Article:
Updated: Thursday, 23rd November 2017 @ 12:04pm

Evacuating the city centre: Fleeing from riots, looters and hoodies in Manchester

Evacuating the city centre: Fleeing from riots, looters and hoodies in Manchester

By Ben Lugg

Manchester was a very peculiar place to be yesterday afternoon as everyone had the same thing on their minds: would there be trouble?

A heavy police presence in Piccadilly Gardens from about 1 o’clock added to the tension circulating the town centre.

“I’m going home, apparently there’s gonna be riots at four” I overheard one man say.

Indeed rumours on Twitter suggested violence had already started in the city centre at 3 o’clock, something of which I saw no evidence of as I sat in Piccadilly gardens eating my lunch.

Looking around, it was difficult to spot who potential rioters could be, the city centre looked normal though as the afternoon progressed more and more young people on bikes seemed to be milling around.

LOCKDOWN: Metrolink suspend services and riot police patrol city

By half three there were seven police tactical aid vans in Piccadilly Gardens and a small number of police in riot gear patrolling the surrounding area in pairs.

Regular police were asking people with hoods and hats on to remove them.

I decided to take a walk down Market Street and onto Deansgate, where a few minutes later a further eight riot vans sped past me with sirens blaring.

Making my way back to Market Street it became clear that trouble had started with smashed glass littered outside Marks and Spencer as a shop opposite boarded up its windows in anticipation of more disturbances.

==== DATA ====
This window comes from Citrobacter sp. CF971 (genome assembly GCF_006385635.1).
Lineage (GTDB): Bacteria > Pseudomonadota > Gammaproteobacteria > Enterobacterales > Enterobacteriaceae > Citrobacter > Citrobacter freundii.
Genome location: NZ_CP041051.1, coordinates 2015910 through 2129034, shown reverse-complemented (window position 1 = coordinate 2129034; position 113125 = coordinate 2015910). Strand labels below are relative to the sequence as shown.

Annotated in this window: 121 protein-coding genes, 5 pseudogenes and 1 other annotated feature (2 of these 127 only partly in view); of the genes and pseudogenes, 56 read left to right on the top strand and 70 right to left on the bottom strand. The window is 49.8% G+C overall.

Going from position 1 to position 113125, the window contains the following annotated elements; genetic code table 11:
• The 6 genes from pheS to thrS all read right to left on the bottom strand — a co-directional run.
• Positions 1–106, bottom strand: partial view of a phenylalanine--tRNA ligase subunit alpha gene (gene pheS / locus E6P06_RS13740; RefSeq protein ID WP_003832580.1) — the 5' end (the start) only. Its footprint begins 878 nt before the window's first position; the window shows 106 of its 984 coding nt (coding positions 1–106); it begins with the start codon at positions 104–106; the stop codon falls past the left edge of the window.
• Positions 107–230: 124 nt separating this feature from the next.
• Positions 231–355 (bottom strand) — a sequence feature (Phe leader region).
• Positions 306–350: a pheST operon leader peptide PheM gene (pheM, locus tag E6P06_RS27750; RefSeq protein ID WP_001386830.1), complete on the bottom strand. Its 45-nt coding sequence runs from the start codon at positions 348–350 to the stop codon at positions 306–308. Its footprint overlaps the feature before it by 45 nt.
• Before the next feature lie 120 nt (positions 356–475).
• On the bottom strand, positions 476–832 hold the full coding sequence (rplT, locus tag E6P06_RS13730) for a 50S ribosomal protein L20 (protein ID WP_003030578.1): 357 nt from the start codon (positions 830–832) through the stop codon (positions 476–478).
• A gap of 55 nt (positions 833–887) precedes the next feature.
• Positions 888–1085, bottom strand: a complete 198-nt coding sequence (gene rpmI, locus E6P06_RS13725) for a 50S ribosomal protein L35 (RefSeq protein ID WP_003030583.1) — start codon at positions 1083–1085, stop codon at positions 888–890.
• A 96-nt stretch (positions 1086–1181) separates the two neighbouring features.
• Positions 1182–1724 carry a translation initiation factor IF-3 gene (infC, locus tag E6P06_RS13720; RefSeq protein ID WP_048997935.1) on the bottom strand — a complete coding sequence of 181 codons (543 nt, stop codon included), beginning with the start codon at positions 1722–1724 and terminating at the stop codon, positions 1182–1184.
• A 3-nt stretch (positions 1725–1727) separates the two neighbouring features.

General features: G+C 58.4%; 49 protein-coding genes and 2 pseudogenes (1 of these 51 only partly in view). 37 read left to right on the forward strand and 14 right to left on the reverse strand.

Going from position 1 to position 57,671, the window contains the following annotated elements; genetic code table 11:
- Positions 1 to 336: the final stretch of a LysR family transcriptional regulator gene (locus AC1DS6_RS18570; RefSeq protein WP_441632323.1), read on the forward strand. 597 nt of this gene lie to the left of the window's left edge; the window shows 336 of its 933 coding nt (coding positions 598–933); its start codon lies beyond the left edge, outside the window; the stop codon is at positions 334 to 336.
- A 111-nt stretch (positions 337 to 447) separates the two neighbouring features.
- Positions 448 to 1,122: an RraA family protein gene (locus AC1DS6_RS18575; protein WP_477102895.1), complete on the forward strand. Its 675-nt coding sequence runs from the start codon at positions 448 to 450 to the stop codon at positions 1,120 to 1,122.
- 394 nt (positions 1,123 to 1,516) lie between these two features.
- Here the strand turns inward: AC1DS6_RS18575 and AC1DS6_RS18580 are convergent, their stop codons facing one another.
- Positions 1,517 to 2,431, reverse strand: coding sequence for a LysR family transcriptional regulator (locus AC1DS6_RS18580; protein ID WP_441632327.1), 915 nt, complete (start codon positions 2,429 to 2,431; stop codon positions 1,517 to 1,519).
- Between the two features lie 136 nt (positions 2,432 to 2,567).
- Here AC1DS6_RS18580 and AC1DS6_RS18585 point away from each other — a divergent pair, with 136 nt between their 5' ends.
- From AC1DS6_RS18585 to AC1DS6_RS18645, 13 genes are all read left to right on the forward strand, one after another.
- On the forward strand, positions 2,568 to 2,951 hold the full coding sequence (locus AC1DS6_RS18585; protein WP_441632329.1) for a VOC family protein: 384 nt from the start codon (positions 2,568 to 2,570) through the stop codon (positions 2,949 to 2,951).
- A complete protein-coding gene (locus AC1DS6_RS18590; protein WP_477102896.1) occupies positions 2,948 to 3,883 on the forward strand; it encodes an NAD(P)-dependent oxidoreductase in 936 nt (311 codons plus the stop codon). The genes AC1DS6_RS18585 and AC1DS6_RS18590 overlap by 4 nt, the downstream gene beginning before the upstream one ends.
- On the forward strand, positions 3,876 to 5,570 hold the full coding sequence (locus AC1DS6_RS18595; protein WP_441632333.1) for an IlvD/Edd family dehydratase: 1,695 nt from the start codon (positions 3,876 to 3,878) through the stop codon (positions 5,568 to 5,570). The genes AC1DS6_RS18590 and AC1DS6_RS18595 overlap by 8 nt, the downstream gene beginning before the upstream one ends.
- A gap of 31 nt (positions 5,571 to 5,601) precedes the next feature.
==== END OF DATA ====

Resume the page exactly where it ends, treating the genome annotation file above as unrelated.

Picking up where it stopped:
There were groups of young people, some on bikes, milling around the bottom of the street as police increased in number.

Suddenly a large group started running through exchange square roaring, with many more joining the charge.

I estimate over a hundred and thirty youths joined in smashing windows along the way as a small group of regular police gave chase.

The rioters streamed onto Deansgate as a police helicopter hovered overhead.

A group of ten or so police with batons pursued but most of the group split up down side streets making it hard for police to catch anyone.

Walking through exchange square I saw a cafe, Patisserie Valerie, with its windows smashed and tearful waitresses inside.

On the way back to Piccadilly evidence of rioting on Market Street was clear with Thomas Cook, the Arndale Centre and many other units suffering damage.

At Piccadilly Gardens large numbers of riot police got out of vans with a number heading to the top of Market Street where a large crowd had gathered shouting at police.

Some charging took place here and I was directed away from the area.

TENSION: The crowds gather as riot police try to keep the peace

As I looked for a way back to the bus station I witnessed a group of youths smashing up a Tesco Express store behind Debenhams, one throwing a bike at the front window.

At the end of the road mounted and riot police slowly moved towards the troublemakers.

Going down a side street to get away from the trouble, and it struck me how easy it must be for rioters to give police the run-around down Manchester’s many back alleys and side streets.

Finally I managed to get to the bus station only to find that there were no busses running.

Tracing the bus route home by foot, I was glad to be out of the centre as I heard Miss Selfridge had been set on fire.

Just as I thought I was out of it, a glass bottle smashed at my feet, thrown from a passing car.

From the news coverage I have seen since, violence and looting continued into the night with rioters roaming the streets in central Manchester.